Outline a JavaScript function

The basic outline of the JavaScript action defines a main function which:

  • Takes and parses a JSON array
  • Processes each object in the array into a single row
  • Returns an array of all rows

Next, we need to define how to process each employee record, by filling in the createRecord function.

Map simple fields

We’ll start by grabbing the simple fields and mapping them to the appropriate columns. Some of these fields are nested more deeply than others, but there’s always a single path to the data we need, so we can map them in one line.

Map semi-structured data

There are three key types of semi-structured data we need from each employee record:

  • Address
  • Email
  • Phone number

Let’s look at the Address as an example. We have an unknown number of possible addresses, and we need to narrow them down to a maximum of 2: work and home. But, to find out the type of an address, we need to loop through two nested lists. So, for each address, we need to:

  1. Store the relevant parts of the address as variables
  2. Examine each Type_Data object inside each Usage_Data object
    1. If at least one type record matches "HOME", map the address to the home_address columns
    2. If at least one type record matches "WORK", map the address to the work_address columns.

This will leave us with a maximum of one home address, and one home address. It also allows for the possibility that a single address can be both types. We can follow the same basic pattern for email and phone data.

Handle multiple matching records

For best results, we need to refine our approach a little further. Workday’s data structure doesn’t guarantee that there will be only one address of each type. If an employee has been with the company a long time, there might be records of two or more “home” addresses. For the directory, we need to make sure that we always have the most up-to-date address.

Fortunately, part of each address is a last updated field. We can use this field to resolve any conflicts. To do this, we need to:

  1. Add two extra columns to our row: work_address_last_modified and home_address_last_modified. These columns aren’t part of the output we defined for the JavaScript action. We’ll only use them to resolve conflicts.
  2. As we process each address, check each of our two new columns for an existing value. If none exists, we’ll create a temporary value of 0, since undefined values can’t easily be compared in JavaScript.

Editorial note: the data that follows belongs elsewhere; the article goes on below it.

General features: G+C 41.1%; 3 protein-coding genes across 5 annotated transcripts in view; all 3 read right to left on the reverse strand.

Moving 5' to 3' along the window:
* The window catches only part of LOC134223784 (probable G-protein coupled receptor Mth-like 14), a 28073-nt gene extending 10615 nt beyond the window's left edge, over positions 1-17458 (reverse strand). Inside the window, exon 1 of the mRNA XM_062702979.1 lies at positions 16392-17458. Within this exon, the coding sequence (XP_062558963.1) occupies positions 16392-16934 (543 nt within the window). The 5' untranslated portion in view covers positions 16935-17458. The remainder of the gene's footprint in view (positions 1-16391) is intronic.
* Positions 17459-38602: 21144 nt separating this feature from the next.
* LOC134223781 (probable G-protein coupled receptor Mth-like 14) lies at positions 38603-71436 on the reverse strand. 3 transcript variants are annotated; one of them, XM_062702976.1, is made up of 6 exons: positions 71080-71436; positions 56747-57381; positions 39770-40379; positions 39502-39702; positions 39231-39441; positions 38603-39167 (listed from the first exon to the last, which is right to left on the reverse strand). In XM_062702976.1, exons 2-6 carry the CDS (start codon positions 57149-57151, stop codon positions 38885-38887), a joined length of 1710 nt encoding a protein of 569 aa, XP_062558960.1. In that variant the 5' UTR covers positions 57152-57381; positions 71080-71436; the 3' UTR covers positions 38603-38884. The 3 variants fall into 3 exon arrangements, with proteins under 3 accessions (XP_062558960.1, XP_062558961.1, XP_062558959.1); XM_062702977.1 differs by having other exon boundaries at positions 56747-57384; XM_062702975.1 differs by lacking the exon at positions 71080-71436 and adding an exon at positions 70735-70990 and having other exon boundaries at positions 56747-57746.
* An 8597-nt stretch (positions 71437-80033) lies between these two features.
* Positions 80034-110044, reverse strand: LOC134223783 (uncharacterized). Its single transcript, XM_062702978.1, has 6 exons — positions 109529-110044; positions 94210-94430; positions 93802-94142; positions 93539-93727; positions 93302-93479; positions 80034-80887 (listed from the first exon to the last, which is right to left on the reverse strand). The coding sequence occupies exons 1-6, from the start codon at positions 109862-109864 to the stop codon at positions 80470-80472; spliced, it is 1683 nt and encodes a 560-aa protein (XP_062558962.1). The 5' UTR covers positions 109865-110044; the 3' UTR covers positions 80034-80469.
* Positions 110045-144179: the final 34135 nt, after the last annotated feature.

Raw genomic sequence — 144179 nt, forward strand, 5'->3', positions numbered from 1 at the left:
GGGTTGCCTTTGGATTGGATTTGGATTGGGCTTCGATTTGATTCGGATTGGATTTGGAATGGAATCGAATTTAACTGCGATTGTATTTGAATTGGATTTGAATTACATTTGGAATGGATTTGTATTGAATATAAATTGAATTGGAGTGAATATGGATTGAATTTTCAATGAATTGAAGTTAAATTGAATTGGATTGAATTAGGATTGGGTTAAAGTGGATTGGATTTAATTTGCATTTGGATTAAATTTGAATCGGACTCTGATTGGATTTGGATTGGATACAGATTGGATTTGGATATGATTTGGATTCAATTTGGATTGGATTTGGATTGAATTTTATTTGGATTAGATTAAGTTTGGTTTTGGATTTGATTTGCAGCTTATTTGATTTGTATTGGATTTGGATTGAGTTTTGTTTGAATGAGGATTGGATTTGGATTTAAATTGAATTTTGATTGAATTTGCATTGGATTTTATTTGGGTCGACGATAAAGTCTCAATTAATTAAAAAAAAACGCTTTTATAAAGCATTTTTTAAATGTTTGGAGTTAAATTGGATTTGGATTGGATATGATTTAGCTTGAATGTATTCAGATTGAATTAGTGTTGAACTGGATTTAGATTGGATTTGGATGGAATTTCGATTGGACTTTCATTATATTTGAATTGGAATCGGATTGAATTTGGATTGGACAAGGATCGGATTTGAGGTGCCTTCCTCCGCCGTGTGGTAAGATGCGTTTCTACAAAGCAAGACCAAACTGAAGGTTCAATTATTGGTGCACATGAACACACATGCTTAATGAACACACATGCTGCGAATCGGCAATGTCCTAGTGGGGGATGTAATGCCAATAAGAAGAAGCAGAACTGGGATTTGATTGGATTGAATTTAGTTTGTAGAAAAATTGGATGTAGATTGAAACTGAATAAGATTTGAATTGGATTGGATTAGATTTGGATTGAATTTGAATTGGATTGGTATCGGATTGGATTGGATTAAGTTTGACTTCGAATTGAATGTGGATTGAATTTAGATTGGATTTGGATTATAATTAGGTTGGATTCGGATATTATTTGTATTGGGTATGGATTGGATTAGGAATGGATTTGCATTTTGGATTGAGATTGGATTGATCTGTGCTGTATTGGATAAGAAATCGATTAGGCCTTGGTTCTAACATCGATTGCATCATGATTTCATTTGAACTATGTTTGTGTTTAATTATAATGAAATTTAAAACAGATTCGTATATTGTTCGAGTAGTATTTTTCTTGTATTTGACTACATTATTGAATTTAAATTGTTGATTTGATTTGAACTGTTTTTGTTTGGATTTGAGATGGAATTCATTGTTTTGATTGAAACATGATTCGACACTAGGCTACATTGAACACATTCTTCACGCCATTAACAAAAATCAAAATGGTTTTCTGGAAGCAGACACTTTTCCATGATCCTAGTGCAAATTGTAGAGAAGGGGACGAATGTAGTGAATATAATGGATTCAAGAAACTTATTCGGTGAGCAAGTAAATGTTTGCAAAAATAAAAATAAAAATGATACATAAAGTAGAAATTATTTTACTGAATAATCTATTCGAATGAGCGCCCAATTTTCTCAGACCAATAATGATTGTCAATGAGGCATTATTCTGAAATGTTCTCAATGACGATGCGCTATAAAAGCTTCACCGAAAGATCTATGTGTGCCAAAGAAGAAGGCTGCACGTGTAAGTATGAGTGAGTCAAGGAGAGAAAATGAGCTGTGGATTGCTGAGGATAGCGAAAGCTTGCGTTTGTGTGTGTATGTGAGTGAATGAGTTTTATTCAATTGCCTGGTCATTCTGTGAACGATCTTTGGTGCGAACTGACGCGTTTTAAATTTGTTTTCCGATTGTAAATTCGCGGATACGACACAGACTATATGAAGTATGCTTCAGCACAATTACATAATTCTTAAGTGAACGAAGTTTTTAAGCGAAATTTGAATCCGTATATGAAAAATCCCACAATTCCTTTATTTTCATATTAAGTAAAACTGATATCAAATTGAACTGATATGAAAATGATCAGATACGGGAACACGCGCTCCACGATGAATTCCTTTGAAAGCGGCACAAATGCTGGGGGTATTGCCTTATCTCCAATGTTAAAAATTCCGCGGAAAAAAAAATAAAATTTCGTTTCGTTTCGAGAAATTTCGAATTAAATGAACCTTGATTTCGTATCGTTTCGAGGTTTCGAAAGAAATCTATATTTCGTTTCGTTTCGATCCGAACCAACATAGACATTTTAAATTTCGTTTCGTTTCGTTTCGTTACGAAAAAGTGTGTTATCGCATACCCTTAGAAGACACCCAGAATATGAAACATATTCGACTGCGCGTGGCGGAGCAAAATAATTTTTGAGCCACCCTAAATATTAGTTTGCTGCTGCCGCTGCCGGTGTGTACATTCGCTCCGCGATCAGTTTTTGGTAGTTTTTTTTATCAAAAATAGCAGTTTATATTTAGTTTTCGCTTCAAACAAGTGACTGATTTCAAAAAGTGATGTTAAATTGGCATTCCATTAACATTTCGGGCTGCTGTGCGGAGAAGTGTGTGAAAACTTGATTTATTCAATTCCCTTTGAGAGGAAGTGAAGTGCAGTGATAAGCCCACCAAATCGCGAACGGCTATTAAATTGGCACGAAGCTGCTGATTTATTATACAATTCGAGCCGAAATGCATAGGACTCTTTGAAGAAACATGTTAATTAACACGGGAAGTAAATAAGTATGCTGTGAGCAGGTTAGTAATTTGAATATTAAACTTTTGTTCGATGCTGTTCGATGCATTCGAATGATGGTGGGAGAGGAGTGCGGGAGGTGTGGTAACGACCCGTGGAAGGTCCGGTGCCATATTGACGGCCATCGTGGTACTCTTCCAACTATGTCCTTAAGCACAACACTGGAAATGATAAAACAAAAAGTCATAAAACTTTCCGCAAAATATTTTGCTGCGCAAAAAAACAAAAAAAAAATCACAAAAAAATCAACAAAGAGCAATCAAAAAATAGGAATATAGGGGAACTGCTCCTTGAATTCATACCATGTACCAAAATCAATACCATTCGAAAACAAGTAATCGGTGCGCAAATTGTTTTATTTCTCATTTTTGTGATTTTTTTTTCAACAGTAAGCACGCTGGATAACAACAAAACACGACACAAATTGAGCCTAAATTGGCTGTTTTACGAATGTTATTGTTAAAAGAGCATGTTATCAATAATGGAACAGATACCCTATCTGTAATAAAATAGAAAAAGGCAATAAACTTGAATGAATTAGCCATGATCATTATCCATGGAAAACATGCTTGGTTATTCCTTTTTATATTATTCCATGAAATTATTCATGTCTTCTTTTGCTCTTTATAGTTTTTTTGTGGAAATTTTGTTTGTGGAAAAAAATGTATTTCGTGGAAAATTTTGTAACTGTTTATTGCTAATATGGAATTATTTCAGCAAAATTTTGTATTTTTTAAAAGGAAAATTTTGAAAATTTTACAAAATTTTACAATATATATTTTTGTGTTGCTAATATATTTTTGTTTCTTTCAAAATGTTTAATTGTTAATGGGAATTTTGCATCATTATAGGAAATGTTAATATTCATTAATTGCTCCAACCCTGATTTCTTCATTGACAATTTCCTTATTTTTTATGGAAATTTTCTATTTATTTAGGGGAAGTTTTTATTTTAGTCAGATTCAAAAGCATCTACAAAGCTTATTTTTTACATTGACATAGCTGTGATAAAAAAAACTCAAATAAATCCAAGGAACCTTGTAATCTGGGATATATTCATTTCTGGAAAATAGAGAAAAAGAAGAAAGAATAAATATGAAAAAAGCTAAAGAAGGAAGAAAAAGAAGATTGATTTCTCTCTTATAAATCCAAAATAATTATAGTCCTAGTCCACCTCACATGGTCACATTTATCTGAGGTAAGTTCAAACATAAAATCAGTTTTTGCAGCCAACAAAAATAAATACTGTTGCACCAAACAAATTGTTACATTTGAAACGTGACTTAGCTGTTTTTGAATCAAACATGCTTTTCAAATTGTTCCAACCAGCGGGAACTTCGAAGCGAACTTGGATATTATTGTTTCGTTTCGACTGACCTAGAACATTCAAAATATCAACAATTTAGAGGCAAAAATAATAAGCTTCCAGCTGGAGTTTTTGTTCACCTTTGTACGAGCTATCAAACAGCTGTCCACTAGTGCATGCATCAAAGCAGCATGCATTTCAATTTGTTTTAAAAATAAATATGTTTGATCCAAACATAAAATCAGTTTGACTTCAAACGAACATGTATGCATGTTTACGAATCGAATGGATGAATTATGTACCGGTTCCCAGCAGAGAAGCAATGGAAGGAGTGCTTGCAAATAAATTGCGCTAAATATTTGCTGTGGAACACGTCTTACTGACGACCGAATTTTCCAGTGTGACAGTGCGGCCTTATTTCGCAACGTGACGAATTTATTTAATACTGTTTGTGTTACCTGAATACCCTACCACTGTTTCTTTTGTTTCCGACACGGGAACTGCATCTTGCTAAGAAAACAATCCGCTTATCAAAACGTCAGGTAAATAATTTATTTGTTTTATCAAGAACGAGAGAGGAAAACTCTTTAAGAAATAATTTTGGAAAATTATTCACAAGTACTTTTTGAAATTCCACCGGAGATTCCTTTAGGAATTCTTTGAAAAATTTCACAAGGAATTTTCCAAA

3. Update the conditional logic to check not only if the address type matches "WORK" or "HOME", but also if the last updated date of the current address is later than the current value. If it is, we’ll overwrite the columns with the newer data.

We’re now all set to map Workday’s complex semi-structured employee records to a simple, structured table. By implementing some basic logic in our code, we’ve made sure that we’ll always have the best and most up-to-date data available for each employee.

Where to from here?

We now have a recipe that takes a huge and complicated semi-structured employee record and wrangles it into a simple format that we can use for employee analytics and communications. 

What else could we do with this automation? One possibility is to perform some quality control on the contact data. USPS provides an address verification service that can check the validity of a US address against its own database. We could use the community connector for this service to check each  address and send a notification to the HR team to follow up on any invalid ones.

We could also check each row for any missing values. Don’t have a home address on file? Missing a birthday? Automate an email prompt for the employee to provide the missing data.


If you’d like to play around a little more with this example, check out: